If teens can consent to be vaccinated against a sexually transmitted disease, without parental involvement, are they more likely to do so?
That’s the question Ashlynn Torres and her colleagues at the Yale School of Public Health’s HPV Working Group sought to investigate when they compared vaccination rates against human papillomavirus (HPV) in U.S. states where adolescent consent is allowed versus states where it is not. Their findings have now been published as a research letter in the peer-reviewed journal JAMA Pediatrics.
It’s a significant milestone for Torres, now a second-year KPSOM student, who joined the research project during her gap year after graduating from Yale in 2019 with a Bachelor’s degree in the History of Science, Medicine, and Public Health.
“Ultimately, what we found was that in states with laws permitting adolescent consent, there was a significant positive association for adolescents receiving the [first shot] of the HPV vaccination series,” Torres said. “The HPV vaccination series is usually a two- or three-dose series. The association with actual completion of the series was a little bit less.
“This analysis isn’t showing proof of causation, but it does point to one way that policy might play a role in improving vaccination rates for the HPV vaccine.”
HPV can cause six types of cancer, including cervical cancer, which claims the lives of 4,000 women a year. Vaccination against HPV is known to be safe and effective and is recommended for children beginning at age 11 or 12. However, according to a 2017 Centers for Disease Control and Prevention survey, 51 percent of adolescents were not fully vaccinated.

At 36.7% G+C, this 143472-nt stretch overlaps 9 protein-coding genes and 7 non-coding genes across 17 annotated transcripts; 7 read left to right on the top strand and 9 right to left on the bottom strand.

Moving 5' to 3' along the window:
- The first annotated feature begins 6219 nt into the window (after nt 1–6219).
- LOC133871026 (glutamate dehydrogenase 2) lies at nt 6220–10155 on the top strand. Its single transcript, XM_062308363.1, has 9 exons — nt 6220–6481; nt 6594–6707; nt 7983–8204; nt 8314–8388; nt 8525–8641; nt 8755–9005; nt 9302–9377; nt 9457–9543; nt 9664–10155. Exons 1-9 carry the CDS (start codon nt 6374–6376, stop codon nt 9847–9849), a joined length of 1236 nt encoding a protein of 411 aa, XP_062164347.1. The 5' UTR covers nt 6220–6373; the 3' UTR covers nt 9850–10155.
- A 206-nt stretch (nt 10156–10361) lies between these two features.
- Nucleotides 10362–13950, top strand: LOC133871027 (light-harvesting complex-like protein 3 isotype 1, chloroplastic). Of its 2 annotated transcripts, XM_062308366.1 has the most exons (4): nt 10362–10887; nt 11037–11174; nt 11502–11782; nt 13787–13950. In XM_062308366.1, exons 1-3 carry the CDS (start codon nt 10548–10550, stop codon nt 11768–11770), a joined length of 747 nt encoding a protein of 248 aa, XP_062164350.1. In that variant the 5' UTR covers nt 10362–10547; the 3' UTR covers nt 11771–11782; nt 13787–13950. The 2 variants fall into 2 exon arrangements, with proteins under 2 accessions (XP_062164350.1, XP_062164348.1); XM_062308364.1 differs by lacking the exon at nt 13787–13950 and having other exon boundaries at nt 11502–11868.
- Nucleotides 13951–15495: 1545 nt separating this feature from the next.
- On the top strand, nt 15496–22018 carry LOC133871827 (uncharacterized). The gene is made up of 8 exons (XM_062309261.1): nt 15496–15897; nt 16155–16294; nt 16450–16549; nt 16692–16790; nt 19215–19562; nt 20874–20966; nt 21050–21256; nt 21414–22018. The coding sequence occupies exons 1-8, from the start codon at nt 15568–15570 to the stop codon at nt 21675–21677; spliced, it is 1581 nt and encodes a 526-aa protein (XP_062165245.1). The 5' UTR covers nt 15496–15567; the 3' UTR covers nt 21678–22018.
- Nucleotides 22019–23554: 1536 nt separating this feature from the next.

The HPV Working Group focuses on ways to increase teen vaccinations. Currently, eight states and the District of Columbia allow teens to consent to HPV vaccination. The study showed that in those states, roughly 68 percent of teens had started the vaccine series versus 61 percent in states where consent is not allowed, while roughly 54 percent of teens finished the vaccination series in consent-friendly states compared to 48 percent in other states.
“It’s commendable that Ashlynn took the initiative, even before medical school, to investigate the relationship between policy and public health with real-life implications for adolescents,” said Anne Eacker, MD, Senior Associate Dean for Student Affairs. “We encourage all current and future medical students to look for opportunities to take part in scholarly efforts that can have a similar impact and help them grow as future physicians.”
Torres, who plans to focus her future medical practice in the areas of public and community health, was involved throughout the process of the study, from ideation to data collection to writing the narrative. She thanked her co-authors, including senior author Sangini Sheth, MD, MPH, for mentoring her through the process.
“They helped me to challenge myself in writing this article, and to think critically about this question that we were asking,” she said. “They offered a lot of guidance every step of the way—going through edits with me and asking probing questions to help flesh out my ideas and my thoughts.
“It was very much a team effort and I’m very grateful to have been able to work with a group of people who were so enthusiastic about the work.”